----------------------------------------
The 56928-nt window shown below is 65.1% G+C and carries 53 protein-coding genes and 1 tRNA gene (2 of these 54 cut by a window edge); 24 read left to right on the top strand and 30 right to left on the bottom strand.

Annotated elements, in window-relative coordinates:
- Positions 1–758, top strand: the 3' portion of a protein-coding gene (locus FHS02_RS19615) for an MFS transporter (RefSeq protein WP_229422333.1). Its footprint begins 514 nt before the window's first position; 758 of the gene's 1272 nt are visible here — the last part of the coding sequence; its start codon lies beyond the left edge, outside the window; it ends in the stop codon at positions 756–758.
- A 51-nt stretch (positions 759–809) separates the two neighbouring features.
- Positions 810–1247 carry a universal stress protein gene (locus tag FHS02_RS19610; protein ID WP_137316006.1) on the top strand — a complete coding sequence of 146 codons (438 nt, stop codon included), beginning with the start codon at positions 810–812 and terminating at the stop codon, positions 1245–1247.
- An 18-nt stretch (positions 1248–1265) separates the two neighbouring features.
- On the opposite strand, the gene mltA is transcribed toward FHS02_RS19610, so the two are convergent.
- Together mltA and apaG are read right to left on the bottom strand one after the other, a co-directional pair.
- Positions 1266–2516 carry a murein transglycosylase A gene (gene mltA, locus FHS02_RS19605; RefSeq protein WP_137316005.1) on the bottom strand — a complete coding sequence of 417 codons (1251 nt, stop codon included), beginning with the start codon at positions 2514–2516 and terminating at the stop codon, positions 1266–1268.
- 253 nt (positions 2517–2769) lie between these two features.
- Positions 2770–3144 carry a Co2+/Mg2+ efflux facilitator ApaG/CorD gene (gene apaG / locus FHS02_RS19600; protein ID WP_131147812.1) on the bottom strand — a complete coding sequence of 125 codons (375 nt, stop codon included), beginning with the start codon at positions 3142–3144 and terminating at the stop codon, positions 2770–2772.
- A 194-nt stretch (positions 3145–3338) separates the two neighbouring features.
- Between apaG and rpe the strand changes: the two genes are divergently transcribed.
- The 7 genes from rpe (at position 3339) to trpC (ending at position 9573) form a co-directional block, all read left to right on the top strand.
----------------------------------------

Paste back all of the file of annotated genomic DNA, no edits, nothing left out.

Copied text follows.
The 56928-nt window shown below is 65.1% G+C and carries 53 protein-coding genes and 1 tRNA gene (2 of these 54 cut by a window edge); 24 read left to right on the top strand and 30 right to left on the bottom strand.

Annotated elements, in window-relative coordinates:
- Positions 1–758, top strand: the 3' portion of a protein-coding gene (locus FHS02_RS19615) for an MFS transporter (RefSeq protein WP_229422333.1). Its footprint begins 514 nt before the window's first position; 758 of the gene's 1272 nt are visible here — the last part of the coding sequence; its start codon lies beyond the left edge, outside the window; it ends in the stop codon at positions 756–758.
- A 51-nt stretch (positions 759–809) separates the two neighbouring features.
- Positions 810–1247 carry a universal stress protein gene (locus tag FHS02_RS19610; protein ID WP_137316006.1) on the top strand — a complete coding sequence of 146 codons (438 nt, stop codon included), beginning with the start codon at positions 810–812 and terminating at the stop codon, positions 1245–1247.
- An 18-nt stretch (positions 1248–1265) separates the two neighbouring features.
- On the opposite strand, the gene mltA is transcribed toward FHS02_RS19610, so the two are convergent.
- Together mltA and apaG are read right to left on the bottom strand one after the other, a co-directional pair.
- Positions 1266–2516 carry a murein transglycosylase A gene (gene mltA, locus FHS02_RS19605; RefSeq protein WP_137316005.1) on the bottom strand — a complete coding sequence of 417 codons (1251 nt, stop codon included), beginning with the start codon at positions 2514–2516 and terminating at the stop codon, positions 1266–1268.
- 253 nt (positions 2517–2769) lie between these two features.
- Positions 2770–3144 carry a Co2+/Mg2+ efflux facilitator ApaG/CorD gene (gene apaG / locus FHS02_RS19600; protein ID WP_131147812.1) on the bottom strand — a complete coding sequence of 125 codons (375 nt, stop codon included), beginning with the start codon at positions 3142–3144 and terminating at the stop codon, positions 2770–2772.
- A 194-nt stretch (positions 3145–3338) separates the two neighbouring features.
- Between apaG and rpe the strand changes: the two genes are divergently transcribed.
- The 7 genes from rpe (at position 3339) to trpC (ending at position 9573) form a co-directional block, all read left to right on the top strand.